Derm

Jaundice

search

Jaundice, Yellow Skin, Dermal Icterus, Yellow Complexion

  • Definition
  1. "Yellow Skin" related to Hyperbilirubinemia
  • Pathophysiology
  • Causes
  1. See Hyperbilirubinemia
  2. See Conjugated Hyperbilirubinemia
  3. See Unconjugated Hyperbilirubinemia
  4. Intrahepatic causes (55% of cases)
    1. Viral Hepatitis (especially Hepatitis C)
    2. Alcoholic Liver Disease
    3. Hepatotoxin
  5. Extrahepatic causes (45% of cases)
    1. Gallstone Disorders (e.g. Acute Cholecystitis, Choledocholithiasis)
    2. Hemolysis
    3. Cancer
  6. Pseudojaundice (skin pigmentation that mimics Jaundice)
    1. See Differential Diagnosis below
  • Symptoms
  • Signs
  • Jaundice
  1. See Jaundice in Newborns
  2. Jaundice sites of predilection
    1. Face
    2. Trunk
    3. Tongue frenulum (early finding)
    4. Sclera (see Scleral Icterus)
  3. Factors that accentuate Jaundice
    1. Tanned skin
  4. Factors that may hide Jaundice
    1. Artificial light
  1. Abdominal exam
    1. Hepatomegaly
    2. Splenomegaly
    3. Ascites
  2. Signs of Chronic Liver Disease
    1. Ecchymosis
    2. Spider angiomas
    3. Gynecomastia
    4. Palmar erythema
    5. Testicular atrophy
  3. Hepatic Encephalopathy signs
    1. Asterixis (flapping Tremor)
    2. Mental status changes
  4. Findings suggestive of Obstructive Jaundice
    1. Sinus Bradycardia
    2. Dark yellow or brown colored Urine
      1. Direct Hyperbilirubinemia (increased Urobilinogen)
      2. Shaking specimen results in yellow foam
    3. Acolic Stools
      1. Gray-white, malodorous stools
  • Labs
  • Initial
  1. Complete Blood Count
  2. Bilirubin: Diagnosis requires Bilirubin fractionation
    1. See Bilirubin
    2. Jaundice visible when Bilirubin >3-4 mg/dl
    3. See Indirect Bilirubin (Hemolytic Jaundice)
    4. See Direct Bilirubin (Obstructive Jaundice)
  3. Other Liver Function Tests
    1. Aspartate transaminase (AST)
    2. Alanine transaminase (ALT)
    3. Gamma-glutamyl transpeptidase (GGT)
    4. Alkaline Phosphatase
    5. Prothrombin Time or INR
    6. Serum Albumin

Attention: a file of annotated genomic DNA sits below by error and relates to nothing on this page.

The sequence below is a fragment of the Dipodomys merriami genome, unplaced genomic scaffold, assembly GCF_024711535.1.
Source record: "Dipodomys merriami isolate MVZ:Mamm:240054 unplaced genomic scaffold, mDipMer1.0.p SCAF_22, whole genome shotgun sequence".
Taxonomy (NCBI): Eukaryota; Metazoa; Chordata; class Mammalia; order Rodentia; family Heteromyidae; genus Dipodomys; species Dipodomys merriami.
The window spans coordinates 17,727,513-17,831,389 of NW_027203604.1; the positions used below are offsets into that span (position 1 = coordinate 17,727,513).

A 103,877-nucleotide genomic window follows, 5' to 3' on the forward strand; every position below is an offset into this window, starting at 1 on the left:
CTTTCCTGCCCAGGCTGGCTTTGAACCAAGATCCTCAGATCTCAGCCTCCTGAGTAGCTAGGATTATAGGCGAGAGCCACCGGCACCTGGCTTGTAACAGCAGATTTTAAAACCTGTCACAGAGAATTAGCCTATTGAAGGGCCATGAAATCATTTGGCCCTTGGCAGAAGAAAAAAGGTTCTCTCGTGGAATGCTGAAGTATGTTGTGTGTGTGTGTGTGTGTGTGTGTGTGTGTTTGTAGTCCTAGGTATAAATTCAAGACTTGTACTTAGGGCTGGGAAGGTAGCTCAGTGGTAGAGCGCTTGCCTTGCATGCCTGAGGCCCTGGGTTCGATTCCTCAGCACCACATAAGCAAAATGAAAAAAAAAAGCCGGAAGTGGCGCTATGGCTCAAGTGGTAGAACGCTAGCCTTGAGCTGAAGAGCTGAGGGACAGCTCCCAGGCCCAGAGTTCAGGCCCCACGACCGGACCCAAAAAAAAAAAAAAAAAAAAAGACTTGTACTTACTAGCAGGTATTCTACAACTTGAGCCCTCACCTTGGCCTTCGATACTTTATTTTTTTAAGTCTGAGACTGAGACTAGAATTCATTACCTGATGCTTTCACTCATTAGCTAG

7. Serum Protein
  4. Urinalysis
    1. Bilirubin in urine suggests Conjugated Bilirubin
  • Differential Diagnosis
  • Causes of Yellow Skin
  1. See Hyperbilirubinemia
  2. Carotenemia
  3. Quinacrine
  4. Addison Disease
  5. Anorexia Nervosa
  6. Spray-on tanning substances
  7. Occupational exposure to Explosive manufacturing (Dinitrophenol, Tetryl)
  • Evaluation
  • Based on Bilirubin fractionation (as above)
  1. Unconjugated Hyperbilirubinemia
    1. See Indirect Bilirubin for causes
    2. Evaluate for Hemolysis
      1. Peripheral Smear
      2. Lactate Dehydrogenase
      3. Haptoglobin
      4. Direct Coombs Test
      5. Consider G6PD testing
  2. Conjugated Hyperbilirubinemia
    1. See Direct Bilirubin for causes
    2. Screen for Viral Hepatitis (Hepatitis A, Hepatitis B, and Hepatitis C)
    3. Evaluate for obstruction
      1. Consider abdominal right upper quadrant Ultrasound or Abdominal CT
      2. Consider Abdominal MRCP
    4. Consider Autoimmune Condition screening
      1. Antinuclear Antibody (ANA)
      2. Anti Liver-Kidney microsomal Antibody
      3. Anti-Smooth Muscle Antibody
  • References
  1. Degowin (1987) Diagnostic Exam, Macmillan, p.480-1
  2. Feldman (1998) Sleisenger and Fordtran's, p. 220-231
  3. Fargo (2017) Am Fam Physician 95(3): 164-8 [PubMed]
  4. Pasha (1996) Med Clin North Am 80:995-1019 [PubMed]
  5. Roche (2003) Am Fam Physician 69:299-304 [PubMed]